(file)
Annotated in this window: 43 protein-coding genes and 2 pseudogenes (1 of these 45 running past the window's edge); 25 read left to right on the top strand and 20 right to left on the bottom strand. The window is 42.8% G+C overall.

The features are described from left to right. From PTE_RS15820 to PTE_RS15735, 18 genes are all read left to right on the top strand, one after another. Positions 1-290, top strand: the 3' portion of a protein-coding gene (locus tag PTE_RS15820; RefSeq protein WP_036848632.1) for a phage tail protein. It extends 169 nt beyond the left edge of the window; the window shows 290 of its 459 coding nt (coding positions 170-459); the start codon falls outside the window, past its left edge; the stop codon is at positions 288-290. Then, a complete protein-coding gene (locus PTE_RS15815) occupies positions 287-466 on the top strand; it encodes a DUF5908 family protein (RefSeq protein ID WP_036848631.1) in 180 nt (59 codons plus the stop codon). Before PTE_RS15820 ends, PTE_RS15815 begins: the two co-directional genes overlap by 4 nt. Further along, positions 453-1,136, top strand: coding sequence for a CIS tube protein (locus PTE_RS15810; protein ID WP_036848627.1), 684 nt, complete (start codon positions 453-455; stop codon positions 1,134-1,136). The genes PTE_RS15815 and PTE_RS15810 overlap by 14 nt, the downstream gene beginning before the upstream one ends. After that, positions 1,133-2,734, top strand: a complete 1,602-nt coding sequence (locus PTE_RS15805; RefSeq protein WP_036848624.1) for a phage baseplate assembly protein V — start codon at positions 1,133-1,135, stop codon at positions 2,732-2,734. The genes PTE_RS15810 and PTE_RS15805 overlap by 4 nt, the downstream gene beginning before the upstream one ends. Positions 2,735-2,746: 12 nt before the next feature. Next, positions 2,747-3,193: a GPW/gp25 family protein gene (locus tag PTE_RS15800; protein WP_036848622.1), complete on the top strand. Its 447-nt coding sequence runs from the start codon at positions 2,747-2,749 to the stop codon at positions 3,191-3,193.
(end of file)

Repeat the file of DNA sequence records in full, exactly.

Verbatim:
Annotated in this window: 43 protein-coding genes and 2 pseudogenes (1 of these 45 running past the window's edge); 25 read left to right on the top strand and 20 right to left on the bottom strand. The window is 42.8% G+C overall.

The features are described from left to right. From PTE_RS15820 to PTE_RS15735, 18 genes are all read left to right on the top strand, one after another. Positions 1-290, top strand: the 3' portion of a protein-coding gene (locus tag PTE_RS15820; RefSeq protein WP_036848632.1) for a phage tail protein. It extends 169 nt beyond the left edge of the window; the window shows 290 of its 459 coding nt (coding positions 170-459); the start codon falls outside the window, past its left edge; the stop codon is at positions 288-290. Then, a complete protein-coding gene (locus PTE_RS15815) occupies positions 287-466 on the top strand; it encodes a DUF5908 family protein (RefSeq protein ID WP_036848631.1) in 180 nt (59 codons plus the stop codon). Before PTE_RS15820 ends, PTE_RS15815 begins: the two co-directional genes overlap by 4 nt. Further along, positions 453-1,136, top strand: coding sequence for a CIS tube protein (locus PTE_RS15810; protein ID WP_036848627.1), 684 nt, complete (start codon positions 453-455; stop codon positions 1,134-1,136). The genes PTE_RS15815 and PTE_RS15810 overlap by 14 nt, the downstream gene beginning before the upstream one ends. After that, positions 1,133-2,734, top strand: a complete 1,602-nt coding sequence (locus PTE_RS15805; RefSeq protein WP_036848624.1) for a phage baseplate assembly protein V — start codon at positions 1,133-1,135, stop codon at positions 2,732-2,734. The genes PTE_RS15810 and PTE_RS15805 overlap by 4 nt, the downstream gene beginning before the upstream one ends. Positions 2,735-2,746: 12 nt before the next feature. Next, positions 2,747-3,193: a GPW/gp25 family protein gene (locus tag PTE_RS15800; protein WP_036848622.1), complete on the top strand. Its 447-nt coding sequence runs from the start codon at positions 2,747-2,749 to the stop codon at positions 3,191-3,193.